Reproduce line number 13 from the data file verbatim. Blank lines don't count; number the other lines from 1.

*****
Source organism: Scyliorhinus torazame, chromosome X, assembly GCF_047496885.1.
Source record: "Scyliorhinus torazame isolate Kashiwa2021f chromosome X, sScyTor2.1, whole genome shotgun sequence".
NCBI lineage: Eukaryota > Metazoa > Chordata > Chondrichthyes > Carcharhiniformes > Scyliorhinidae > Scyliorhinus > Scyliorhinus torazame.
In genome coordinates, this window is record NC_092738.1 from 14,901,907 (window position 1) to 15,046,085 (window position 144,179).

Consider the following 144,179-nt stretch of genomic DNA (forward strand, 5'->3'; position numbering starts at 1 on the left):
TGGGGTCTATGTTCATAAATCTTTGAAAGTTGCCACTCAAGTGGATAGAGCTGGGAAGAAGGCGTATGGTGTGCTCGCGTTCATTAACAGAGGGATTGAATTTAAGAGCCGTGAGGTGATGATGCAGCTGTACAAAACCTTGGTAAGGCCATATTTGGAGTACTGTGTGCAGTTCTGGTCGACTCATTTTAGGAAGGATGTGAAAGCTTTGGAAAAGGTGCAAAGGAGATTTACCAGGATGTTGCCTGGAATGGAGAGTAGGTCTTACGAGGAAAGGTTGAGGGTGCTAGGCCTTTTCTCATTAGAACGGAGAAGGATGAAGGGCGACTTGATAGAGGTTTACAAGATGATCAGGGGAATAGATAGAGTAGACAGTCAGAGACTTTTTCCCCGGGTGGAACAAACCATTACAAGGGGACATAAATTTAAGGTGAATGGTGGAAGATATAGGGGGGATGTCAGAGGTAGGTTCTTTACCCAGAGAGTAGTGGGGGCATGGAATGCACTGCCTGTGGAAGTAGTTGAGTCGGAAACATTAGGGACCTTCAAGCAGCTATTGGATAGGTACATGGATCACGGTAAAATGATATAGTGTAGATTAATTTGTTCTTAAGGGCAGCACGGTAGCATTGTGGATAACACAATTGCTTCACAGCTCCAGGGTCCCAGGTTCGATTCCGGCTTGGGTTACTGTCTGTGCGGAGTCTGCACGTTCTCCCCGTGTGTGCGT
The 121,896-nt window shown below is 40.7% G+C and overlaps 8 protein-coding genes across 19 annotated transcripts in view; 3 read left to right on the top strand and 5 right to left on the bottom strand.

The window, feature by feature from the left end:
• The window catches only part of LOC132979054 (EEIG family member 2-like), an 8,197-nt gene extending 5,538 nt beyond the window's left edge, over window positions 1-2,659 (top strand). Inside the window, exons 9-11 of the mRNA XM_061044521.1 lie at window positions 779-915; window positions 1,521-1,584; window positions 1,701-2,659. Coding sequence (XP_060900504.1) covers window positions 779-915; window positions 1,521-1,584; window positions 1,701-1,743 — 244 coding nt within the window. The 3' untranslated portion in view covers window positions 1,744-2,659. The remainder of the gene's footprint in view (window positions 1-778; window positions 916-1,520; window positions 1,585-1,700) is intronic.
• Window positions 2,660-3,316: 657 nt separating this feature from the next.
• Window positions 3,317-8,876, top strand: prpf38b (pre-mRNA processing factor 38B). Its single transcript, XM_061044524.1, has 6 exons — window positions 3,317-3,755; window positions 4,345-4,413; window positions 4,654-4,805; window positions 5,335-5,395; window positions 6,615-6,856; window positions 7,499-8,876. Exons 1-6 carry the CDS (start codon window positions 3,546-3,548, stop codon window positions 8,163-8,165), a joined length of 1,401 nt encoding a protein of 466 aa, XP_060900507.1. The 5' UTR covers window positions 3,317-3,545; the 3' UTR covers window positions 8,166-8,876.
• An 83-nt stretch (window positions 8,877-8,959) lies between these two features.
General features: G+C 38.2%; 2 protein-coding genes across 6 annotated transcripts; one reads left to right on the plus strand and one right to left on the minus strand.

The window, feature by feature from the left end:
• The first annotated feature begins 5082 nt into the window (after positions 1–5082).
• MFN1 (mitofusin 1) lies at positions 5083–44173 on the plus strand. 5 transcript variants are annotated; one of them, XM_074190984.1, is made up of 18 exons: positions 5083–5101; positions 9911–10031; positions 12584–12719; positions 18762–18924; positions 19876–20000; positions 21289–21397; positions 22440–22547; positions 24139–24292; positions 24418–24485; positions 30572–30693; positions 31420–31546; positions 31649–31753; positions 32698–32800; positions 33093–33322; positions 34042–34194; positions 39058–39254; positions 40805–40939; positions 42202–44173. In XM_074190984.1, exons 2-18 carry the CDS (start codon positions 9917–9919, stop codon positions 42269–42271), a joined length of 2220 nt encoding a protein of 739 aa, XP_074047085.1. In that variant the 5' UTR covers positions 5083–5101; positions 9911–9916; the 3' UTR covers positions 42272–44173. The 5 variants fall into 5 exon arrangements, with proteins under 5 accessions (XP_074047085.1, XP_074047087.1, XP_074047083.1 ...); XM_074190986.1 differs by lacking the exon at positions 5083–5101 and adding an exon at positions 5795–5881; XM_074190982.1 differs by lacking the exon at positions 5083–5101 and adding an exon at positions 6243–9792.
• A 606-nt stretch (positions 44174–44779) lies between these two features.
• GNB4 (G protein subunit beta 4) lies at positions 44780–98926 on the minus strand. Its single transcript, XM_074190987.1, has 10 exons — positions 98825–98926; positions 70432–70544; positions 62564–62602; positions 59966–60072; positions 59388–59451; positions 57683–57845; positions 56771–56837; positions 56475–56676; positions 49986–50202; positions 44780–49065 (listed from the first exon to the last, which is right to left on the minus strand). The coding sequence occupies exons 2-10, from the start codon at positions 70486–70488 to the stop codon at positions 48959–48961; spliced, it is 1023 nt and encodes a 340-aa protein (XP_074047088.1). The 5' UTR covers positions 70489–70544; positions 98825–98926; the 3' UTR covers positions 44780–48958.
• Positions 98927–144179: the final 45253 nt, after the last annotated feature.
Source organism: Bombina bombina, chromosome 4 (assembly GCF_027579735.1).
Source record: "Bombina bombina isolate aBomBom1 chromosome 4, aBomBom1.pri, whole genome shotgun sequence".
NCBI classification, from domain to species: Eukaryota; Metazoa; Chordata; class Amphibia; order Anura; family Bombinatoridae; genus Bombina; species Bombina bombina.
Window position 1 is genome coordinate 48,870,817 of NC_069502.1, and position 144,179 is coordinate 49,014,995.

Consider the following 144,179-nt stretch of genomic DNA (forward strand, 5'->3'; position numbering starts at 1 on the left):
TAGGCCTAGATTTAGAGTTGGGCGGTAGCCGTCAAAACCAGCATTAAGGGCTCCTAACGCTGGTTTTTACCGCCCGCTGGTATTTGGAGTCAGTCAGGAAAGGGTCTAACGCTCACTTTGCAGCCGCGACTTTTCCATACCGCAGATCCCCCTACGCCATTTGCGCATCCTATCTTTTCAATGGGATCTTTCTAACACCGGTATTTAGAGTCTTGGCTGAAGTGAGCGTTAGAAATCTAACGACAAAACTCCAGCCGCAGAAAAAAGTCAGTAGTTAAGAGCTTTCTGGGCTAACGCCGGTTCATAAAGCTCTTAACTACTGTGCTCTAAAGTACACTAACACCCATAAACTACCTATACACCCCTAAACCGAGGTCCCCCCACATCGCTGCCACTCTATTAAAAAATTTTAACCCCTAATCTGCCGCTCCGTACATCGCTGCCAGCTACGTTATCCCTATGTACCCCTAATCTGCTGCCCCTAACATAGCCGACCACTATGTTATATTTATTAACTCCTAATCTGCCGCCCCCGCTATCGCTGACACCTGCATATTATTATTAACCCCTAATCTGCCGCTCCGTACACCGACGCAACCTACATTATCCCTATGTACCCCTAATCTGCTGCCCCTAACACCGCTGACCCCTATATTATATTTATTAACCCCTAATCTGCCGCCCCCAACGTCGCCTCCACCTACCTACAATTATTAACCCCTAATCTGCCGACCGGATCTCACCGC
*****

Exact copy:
General features: G+C 38.2%; 2 protein-coding genes across 6 annotated transcripts; one reads left to right on the plus strand and one right to left on the minus strand.